Lusitania Docking in Liverpool


Two superliners, named Lusitania and Mauretania, duly entered service and, although capable of their designed speed of 25 knots, it was usually found necessary to use a third ship in order to maintain a weekly transatlantic service. Either the much older Campania or the Lucania was used until a third super-liner could enter service. Cunard duly announced in 1910 that it was ordering a third vessel to match the luxury of the first pair, the new Aquitania, a considerably larger vessel designed to compete with the Atlantic liners. With a tonnage of 45,500 with a length of 901 feet and a beam of 97 feet, the thousand-foot liner had almost arrived. Cunard was not prepared to service so large a ship at the river buoy, and stated that Liverpool must provide a suitable dock or the ship would sail to and from Southampton.



The Dock Board decided on a modern dock estate should be built as there would c not be sufficient time to complete a three branch project before the new ship came into service.  The new dock was eventually built about nine months ahead of schedule.


The first stage, which was completed by April 1913, was the construction of a single basin 1,050 feet in length. Its 120-foot wide entrance was connected by a direct channel to the Mersey and was consequently capable of being used at all stages of the tide. The basin would have dual functions: when flooded, cargo could be handled using the latest quayside equipment and transport facilities, and when ‘dried out’ it would become the largest graving dock in the world.



King George V and Queen Mary duly opened the graving dock on 11 July 1913 and the occasion included one of the finest parades of shipping ever seen on the Mersey, which included ‘The Ceramic’ which was launched on 11th December 1912, she was making her first public appearance at the Merseyside Pageant . Ships where, decked out in bunting and banners, and  ‘The Ceramic’ joined a ten mile line of shipping to welcome King George V and Queen Mary. The exuberance, with which this Royal Visit is reported in the press, must reflect not only the delight the King experienced to be presented with such a sight, as a former Mariner himself, but also the joy that it brought to the area of Merseyside that would become the Ceramic’s adopted home. She later became nicknamed “The Relief of Bootle”, or “The Breadbasket of Bootle”, because she employed so many of the town’s seafarers, keeping them from the dole queue in the precarious inter-war period.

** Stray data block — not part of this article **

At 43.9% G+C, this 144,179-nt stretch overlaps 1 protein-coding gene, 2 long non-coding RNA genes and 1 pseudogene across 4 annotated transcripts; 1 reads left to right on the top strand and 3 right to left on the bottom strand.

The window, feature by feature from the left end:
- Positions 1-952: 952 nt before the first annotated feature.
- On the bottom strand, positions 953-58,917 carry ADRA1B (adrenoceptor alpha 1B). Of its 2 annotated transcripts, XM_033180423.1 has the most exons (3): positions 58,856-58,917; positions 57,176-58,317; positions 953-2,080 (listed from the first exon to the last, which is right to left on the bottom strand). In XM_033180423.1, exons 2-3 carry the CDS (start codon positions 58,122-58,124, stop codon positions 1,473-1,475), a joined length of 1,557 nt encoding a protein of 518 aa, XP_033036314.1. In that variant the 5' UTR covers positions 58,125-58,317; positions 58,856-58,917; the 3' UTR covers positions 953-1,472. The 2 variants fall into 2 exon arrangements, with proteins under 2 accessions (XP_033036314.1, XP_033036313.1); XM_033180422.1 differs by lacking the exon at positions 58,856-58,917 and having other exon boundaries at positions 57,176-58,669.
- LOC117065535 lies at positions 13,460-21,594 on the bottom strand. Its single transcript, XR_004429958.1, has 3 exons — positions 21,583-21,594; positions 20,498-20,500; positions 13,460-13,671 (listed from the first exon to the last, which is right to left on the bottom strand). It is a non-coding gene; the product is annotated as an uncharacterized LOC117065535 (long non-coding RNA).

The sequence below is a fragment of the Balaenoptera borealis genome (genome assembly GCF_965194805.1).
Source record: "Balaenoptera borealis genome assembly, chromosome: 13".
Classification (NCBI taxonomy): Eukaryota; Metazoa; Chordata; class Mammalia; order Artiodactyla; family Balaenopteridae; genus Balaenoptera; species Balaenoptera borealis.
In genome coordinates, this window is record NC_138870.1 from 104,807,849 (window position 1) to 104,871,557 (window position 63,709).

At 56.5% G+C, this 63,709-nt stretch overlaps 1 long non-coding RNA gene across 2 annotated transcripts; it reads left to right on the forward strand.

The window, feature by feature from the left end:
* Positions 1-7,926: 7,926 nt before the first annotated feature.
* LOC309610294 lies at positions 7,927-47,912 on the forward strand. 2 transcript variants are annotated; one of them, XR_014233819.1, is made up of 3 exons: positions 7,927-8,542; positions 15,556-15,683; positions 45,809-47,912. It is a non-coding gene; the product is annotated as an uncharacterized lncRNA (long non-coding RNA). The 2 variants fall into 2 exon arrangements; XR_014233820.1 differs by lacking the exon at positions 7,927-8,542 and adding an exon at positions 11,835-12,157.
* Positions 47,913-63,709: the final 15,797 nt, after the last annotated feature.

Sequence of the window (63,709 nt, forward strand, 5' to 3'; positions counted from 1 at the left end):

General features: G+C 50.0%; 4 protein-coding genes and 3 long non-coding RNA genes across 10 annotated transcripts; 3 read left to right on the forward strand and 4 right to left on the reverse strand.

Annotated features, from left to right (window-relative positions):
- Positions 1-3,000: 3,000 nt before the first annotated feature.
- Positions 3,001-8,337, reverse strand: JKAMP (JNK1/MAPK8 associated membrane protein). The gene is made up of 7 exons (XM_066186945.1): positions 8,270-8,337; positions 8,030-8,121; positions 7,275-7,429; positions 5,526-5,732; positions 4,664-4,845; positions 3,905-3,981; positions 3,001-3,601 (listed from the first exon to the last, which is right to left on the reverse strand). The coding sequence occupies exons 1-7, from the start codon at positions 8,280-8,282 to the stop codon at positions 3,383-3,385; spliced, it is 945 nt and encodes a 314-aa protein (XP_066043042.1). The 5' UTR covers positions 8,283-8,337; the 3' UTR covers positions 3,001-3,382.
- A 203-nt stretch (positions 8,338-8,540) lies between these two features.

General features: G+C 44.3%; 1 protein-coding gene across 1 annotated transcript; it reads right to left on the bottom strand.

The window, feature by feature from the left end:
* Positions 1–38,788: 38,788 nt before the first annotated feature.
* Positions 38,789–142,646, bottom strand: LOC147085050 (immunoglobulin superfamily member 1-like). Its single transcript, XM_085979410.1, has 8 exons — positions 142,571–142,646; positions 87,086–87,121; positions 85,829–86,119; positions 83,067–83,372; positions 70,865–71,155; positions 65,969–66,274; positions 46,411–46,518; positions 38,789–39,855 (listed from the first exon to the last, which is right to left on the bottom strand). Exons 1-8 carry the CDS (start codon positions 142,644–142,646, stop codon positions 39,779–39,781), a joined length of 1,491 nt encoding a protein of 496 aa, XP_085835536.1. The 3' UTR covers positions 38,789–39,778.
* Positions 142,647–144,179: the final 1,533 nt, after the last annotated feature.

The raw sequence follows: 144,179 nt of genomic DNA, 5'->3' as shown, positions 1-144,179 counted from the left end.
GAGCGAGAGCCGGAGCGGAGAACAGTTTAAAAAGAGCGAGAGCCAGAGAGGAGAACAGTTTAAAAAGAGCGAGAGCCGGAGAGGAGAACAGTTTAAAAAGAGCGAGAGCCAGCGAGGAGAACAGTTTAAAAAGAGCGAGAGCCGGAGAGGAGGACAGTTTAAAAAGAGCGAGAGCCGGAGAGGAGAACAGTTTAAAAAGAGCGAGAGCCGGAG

The Crystal Serenity at Port of Liverpool


Despite the austerity of the 80s and 90s, due largely to containerisation and the movement of goods by road and rail, which saw a massive decline in shipping in Liverpool, and despite the closure of large parts of the dock system, the cruise liners are with us once again. Cruise ships had been operating from the port with a terminal at Langton Dock. But, Cruise ships returned to Liverpool's Pier Head in 2008, berthing at a newly constructed cruise terminal. Since 2012, the terminal has been used as the start and end of voyages, and not just as a stop-off point. Ships which have called at Liverpool include RMS Queen Elizabeth 2 (QE2), Grand Princess and RMS Queen Mary 2, along with a number of large Royal Navy vessels. Liverpool is one of the few cities in the world where ocean-going cruise ships can berth in the city centre, providing a spectacular addition to the waterfront skyline.
The Liverpool Cruise Terminal is set for its busiest year so far as it prepares to welcome 54 cruise ships in 2015, bringing with them an expected 80,000 international visitors to the city. Many of the new vessels and cruise lines will be making their inaugural calls along the Mersey to the historic port.

The highlight of the season will be two events to celebrate Cunard Cruise Line’s 175th anniversary. The first, on May 25, will see the Cunard fleet arrive on the Mersey, creating an unprecedented Three Queens spectacle in Liverpool that will make maritime history. On the 4th of July, the Cunard flagship Queen Mary 2 will return to Liverpool to celebrate Britannia’s transatlantic departure exactly 175 years earlier. Added to this there will be events across the city celebrating cruise travel and how an industry that was born in Liverpool changed the world culturally.






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By Robert.F.Edwards